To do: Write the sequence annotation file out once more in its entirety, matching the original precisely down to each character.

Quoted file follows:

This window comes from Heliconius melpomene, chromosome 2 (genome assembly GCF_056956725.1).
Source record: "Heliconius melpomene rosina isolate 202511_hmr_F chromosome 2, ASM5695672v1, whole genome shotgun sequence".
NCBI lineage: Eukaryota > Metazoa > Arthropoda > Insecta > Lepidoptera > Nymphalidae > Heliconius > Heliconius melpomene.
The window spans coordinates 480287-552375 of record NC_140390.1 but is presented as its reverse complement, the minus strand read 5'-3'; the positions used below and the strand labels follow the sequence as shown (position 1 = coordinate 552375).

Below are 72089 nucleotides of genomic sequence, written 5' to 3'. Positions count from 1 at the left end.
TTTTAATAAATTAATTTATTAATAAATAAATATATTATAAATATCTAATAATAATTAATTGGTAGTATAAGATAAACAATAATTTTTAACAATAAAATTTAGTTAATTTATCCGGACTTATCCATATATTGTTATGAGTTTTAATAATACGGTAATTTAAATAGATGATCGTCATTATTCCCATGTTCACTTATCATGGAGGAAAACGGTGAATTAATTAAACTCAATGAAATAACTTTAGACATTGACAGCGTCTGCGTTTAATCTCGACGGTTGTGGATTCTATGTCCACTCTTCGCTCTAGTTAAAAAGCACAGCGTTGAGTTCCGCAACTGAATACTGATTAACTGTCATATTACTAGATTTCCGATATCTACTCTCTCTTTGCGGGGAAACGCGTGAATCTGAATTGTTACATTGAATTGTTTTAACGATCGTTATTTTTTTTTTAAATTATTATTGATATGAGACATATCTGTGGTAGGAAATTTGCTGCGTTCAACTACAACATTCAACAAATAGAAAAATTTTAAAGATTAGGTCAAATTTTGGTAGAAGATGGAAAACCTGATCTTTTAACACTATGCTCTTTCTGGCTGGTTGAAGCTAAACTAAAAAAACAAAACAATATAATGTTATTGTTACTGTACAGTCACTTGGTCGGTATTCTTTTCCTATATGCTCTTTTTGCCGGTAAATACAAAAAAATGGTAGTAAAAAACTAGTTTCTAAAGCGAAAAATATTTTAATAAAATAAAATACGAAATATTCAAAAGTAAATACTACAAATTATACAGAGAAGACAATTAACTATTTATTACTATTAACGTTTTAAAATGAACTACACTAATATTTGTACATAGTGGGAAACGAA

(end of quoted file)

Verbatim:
This window comes from Heliconius melpomene, chromosome 2 (genome assembly GCF_056956725.1).
Source record: "Heliconius melpomene rosina isolate 202511_hmr_F chromosome 2, ASM5695672v1, whole genome shotgun sequence".
NCBI lineage: Eukaryota > Metazoa > Arthropoda > Insecta > Lepidoptera > Nymphalidae > Heliconius > Heliconius melpomene.
The window spans coordinates 480287-552375 of record NC_140390.1 but is presented as its reverse complement, the minus strand read 5'-3'; the positions used below and the strand labels follow the sequence as shown (position 1 = coordinate 552375).

Below are 72089 nucleotides of genomic sequence, written 5' to 3'. Positions count from 1 at the left end.
TTTTAATAAATTAATTTATTAATAAATAAATATATTATAAATATCTAATAATAATTAATTGGTAGTATAAGATAAACAATAATTTTTAACAATAAAATTTAGTTAATTTATCCGGACTTATCCATATATTGTTATGAGTTTTAATAATACGGTAATTTAAATAGATGATCGTCATTATTCCCATGTTCACTTATCATGGAGGAAAACGGTGAATTAATTAAACTCAATGAAATAACTTTAGACATTGACAGCGTCTGCGTTTAATCTCGACGGTTGTGGATTCTATGTCCACTCTTCGCTCTAGTTAAAAAGCACAGCGTTGAGTTCCGCAACTGAATACTGATTAACTGTCATATTACTAGATTTCCGATATCTACTCTCTCTTTGCGGGGAAACGCGTGAATCTGAATTGTTACATTGAATTGTTTTAACGATCGTTATTTTTTTTTTAAATTATTATTGATATGAGACATATCTGTGGTAGGAAATTTGCTGCGTTCAACTACAACATTCAACAAATAGAAAAATTTTAAAGATTAGGTCAAATTTTGGTAGAAGATGGAAAACCTGATCTTTTAACACTATGCTCTTTCTGGCTGGTTGAAGCTAAACTAAAAAAACAAAACAATATAATGTTATTGTTACTGTACAGTCACTTGGTCGGTATTCTTTTCCTATATGCTCTTTTTGCCGGTAAATACAAAAAAATGGTAGTAAAAAACTAGTTTCTAAAGCGAAAAATATTTTAATAAAATAAAATACGAAATATTCAAAAGTAAATACTACAAATTATACAGAGAAGACAATTAACTATTTATTACTATTAACGTTTTAAAATGAACTACACTAATATTTGTACATAGTGGGAAACGAA